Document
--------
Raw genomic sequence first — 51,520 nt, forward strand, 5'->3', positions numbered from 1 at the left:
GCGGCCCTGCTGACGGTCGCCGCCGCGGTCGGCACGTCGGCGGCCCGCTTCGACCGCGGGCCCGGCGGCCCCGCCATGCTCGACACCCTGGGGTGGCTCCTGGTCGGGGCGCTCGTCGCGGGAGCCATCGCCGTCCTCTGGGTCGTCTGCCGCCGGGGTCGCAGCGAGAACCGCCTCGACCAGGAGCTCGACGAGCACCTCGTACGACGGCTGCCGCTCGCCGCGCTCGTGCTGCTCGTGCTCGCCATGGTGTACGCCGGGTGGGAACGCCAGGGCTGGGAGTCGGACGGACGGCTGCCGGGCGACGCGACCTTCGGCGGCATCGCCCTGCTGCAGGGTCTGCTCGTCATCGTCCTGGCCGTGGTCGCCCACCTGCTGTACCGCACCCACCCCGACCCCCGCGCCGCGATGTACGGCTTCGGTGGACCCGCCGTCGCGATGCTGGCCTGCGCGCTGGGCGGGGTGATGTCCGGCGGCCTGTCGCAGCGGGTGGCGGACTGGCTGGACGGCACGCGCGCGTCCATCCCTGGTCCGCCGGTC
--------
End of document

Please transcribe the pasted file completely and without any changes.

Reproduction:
Raw genomic sequence first — 51,520 nt, forward strand, 5'->3', positions numbered from 1 at the left:
GCGGCCCTGCTGACGGTCGCCGCCGCGGTCGGCACGTCGGCGGCCCGCTTCGACCGCGGGCCCGGCGGCCCCGCCATGCTCGACACCCTGGGGTGGCTCCTGGTCGGGGCGCTCGTCGCGGGAGCCATCGCCGTCCTCTGGGTCGTCTGCCGCCGGGGTCGCAGCGAGAACCGCCTCGACCAGGAGCTCGACGAGCACCTCGTACGACGGCTGCCGCTCGCCGCGCTCGTGCTGCTCGTGCTCGCCATGGTGTACGCCGGGTGGGAACGCCAGGGCTGGGAGTCGGACGGACGGCTGCCGGGCGACGCGACCTTCGGCGGCATCGCCCTGCTGCAGGGTCTGCTCGTCATCGTCCTGGCCGTGGTCGCCCACCTGCTGTACCGCACCCACCCCGACCCCCGCGCCGCGATGTACGGCTTCGGTGGACCCGCCGTCGCGATGCTGGCCTGCGCGCTGGGCGGGGTGATGTCCGGCGGCCTGTCGCAGCGGGTGGCGGACTGGCTGGACGGCACGCGCGCGTCCATCCCTGGTCCGCCGGTC